• I brewed this during the 2018 summer heatwave, when the temperature in the kitchen was between 21 and 22.5C. Maybe that's why it fermented completely so quickly, and possibly also why it struggled to get down to the suggested 1.009.
  • The dead yeast layer at the bottom of the FV was really thick with this kit, maybe 2 or 3cm deep.
The beer is a fairly light amber colour, with quite a delicate hoppiness rather than a full-on American IPA style, but no point judging it at this stage really.

Will report back when it's had a chance to bottle condition and settle down.
 

StFlipper

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Drank the last bottle of this last night, which had been sitting on its own for a couple of months. Quite an impressive head from this last bottle, certainly more than they were back in September.

The Ritchies description of this Founding Fathers Pale Ale is "fruity hops flavours, orchard and tropical fruit aroma and an overlaying biscuit base" and certainly there's some sort of distinct pineapple (and maybe apple) taste to it. There's no fruit extract in the kit so any fruitiness is presumably due to whatever malt extract blend and hops (unspecified) the makers have used. To my mind the acidity and fruit flavours mask the dry hop aromas too much, but that's just a matter of personal preference. I'd say it's worth a punt if you want a break from the currently ubiquitous American style IPAs or English style bitters, but it's not quite to my taste.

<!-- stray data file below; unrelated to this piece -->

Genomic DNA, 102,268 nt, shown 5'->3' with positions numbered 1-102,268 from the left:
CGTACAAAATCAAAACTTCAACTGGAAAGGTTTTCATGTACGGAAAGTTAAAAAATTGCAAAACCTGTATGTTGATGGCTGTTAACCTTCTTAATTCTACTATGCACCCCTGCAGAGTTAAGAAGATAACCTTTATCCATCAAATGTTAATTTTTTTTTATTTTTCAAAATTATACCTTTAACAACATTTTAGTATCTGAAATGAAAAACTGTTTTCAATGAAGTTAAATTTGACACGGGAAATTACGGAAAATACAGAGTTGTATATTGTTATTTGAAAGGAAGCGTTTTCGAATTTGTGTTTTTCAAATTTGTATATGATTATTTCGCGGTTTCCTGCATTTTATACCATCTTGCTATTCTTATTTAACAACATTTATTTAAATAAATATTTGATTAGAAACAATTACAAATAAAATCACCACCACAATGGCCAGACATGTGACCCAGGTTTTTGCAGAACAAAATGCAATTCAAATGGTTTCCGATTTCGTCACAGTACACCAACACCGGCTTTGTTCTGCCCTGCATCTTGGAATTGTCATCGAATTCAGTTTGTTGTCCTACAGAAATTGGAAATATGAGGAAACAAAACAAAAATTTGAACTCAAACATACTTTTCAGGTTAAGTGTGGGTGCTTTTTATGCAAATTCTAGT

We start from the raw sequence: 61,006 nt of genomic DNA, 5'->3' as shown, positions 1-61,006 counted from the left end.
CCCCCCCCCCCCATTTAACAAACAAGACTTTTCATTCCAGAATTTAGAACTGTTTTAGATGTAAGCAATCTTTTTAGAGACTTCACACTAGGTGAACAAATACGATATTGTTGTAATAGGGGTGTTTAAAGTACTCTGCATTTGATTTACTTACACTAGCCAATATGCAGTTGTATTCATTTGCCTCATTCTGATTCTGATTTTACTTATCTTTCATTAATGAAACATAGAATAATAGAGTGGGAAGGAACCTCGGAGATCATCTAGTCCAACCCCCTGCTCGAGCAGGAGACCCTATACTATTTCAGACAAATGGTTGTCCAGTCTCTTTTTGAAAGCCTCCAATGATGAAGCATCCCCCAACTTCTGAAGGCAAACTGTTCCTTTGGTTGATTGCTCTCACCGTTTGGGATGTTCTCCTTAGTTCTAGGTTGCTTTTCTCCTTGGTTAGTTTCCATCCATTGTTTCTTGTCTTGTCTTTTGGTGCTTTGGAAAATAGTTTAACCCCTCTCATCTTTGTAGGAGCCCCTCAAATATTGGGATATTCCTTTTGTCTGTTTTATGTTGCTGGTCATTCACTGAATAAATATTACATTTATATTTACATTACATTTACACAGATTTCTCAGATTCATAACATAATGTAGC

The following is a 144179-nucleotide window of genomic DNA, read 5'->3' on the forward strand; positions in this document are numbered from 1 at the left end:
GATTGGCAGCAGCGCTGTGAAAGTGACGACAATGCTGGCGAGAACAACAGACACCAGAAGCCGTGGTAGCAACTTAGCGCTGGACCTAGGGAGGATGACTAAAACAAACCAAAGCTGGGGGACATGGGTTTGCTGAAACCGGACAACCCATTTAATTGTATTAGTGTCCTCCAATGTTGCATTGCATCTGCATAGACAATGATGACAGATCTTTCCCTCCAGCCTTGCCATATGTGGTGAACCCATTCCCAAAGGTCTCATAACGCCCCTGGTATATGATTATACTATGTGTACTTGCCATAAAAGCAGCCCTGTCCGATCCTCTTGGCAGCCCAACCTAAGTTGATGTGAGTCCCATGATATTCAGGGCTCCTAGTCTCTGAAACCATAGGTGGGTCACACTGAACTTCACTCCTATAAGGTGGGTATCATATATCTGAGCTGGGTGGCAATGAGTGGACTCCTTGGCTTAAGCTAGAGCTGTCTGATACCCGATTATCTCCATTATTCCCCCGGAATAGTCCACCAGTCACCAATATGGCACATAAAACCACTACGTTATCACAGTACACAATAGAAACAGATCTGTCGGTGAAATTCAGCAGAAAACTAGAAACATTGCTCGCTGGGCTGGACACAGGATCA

For the record:
Starting OG=1.044 / 1.045
Day 6: SG=1.010 - hops in
Day 12: SG=1.009 - batch primed with the included 100g of dextrose and bottled